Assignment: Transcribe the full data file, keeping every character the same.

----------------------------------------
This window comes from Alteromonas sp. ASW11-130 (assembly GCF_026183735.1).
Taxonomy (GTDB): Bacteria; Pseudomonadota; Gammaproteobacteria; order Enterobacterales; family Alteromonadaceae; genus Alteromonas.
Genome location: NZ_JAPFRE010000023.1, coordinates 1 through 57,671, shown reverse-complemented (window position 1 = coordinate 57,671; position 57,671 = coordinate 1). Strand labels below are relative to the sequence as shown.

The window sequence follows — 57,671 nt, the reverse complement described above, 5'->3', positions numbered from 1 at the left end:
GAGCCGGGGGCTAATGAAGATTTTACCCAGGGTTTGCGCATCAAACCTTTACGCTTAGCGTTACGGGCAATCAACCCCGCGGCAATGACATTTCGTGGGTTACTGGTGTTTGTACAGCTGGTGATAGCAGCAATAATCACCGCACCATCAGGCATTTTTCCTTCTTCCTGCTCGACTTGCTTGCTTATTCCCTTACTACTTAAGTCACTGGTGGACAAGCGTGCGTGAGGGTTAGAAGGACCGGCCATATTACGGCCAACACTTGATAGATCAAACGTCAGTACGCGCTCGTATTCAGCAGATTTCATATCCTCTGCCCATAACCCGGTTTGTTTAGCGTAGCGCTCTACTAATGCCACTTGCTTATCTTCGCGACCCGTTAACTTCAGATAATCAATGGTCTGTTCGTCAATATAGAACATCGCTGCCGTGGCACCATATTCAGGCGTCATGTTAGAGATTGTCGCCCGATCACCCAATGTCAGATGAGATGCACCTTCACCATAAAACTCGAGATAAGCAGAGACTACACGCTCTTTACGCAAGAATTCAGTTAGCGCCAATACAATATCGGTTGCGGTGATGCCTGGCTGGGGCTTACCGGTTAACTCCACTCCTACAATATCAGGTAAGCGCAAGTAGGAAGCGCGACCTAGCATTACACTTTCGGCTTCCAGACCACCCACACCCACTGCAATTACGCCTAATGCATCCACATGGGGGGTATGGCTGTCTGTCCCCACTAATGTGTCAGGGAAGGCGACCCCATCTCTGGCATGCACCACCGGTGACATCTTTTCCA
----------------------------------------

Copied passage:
This window comes from Alteromonas sp. ASW11-130 (assembly GCF_026183735.1).
Taxonomy (GTDB): Bacteria; Pseudomonadota; Gammaproteobacteria; order Enterobacterales; family Alteromonadaceae; genus Alteromonas.
Genome location: NZ_JAPFRE010000023.1, coordinates 1 through 57,671, shown reverse-complemented (window position 1 = coordinate 57,671; position 57,671 = coordinate 1). Strand labels below are relative to the sequence as shown.

The window sequence follows — 57,671 nt, the reverse complement described above, 5'->3', positions numbered from 1 at the left end:
GAGCCGGGGGCTAATGAAGATTTTACCCAGGGTTTGCGCATCAAACCTTTACGCTTAGCGTTACGGGCAATCAACCCCGCGGCAATGACATTTCGTGGGTTACTGGTGTTTGTACAGCTGGTGATAGCAGCAATAATCACCGCACCATCAGGCATTTTTCCTTCTTCCTGCTCGACTTGCTTGCTTATTCCCTTACTACTTAAGTCACTGGTGGACAAGCGTGCGTGAGGGTTAGAAGGACCGGCCATATTACGGCCAACACTTGATAGATCAAACGTCAGTACGCGCTCGTATTCAGCAGATTTCATATCCTCTGCCCATAACCCGGTTTGTTTAGCGTAGCGCTCTACTAATGCCACTTGCTTATCTTCGCGACCCGTTAACTTCAGATAATCAATGGTCTGTTCGTCAATATAGAACATCGCTGCCGTGGCACCATATTCAGGCGTCATGTTAGAGATTGTCGCCCGATCACCCAATGTCAGATGAGATGCACCTTCACCATAAAACTCGAGATAAGCAGAGACTACACGCTCTTTACGCAAGAATTCAGTTAGCGCCAATACAATATCGGTTGCGGTGATGCCTGGCTGGGGCTTACCGGTTAACTCCACTCCTACAATATCAGGTAAGCGCAAGTAGGAAGCGCGACCTAGCATTACACTTTCGGCTTCCAGACCACCCACACCCACTGCAATTACGCCTAATGCATCCACATGGGGGGTATGGCTGTCTGTCCCCACTAATGTGTCAGGGAAGGCGACCCCATCTCTGGCATGCACCACCGGTGACATCTTTTCCA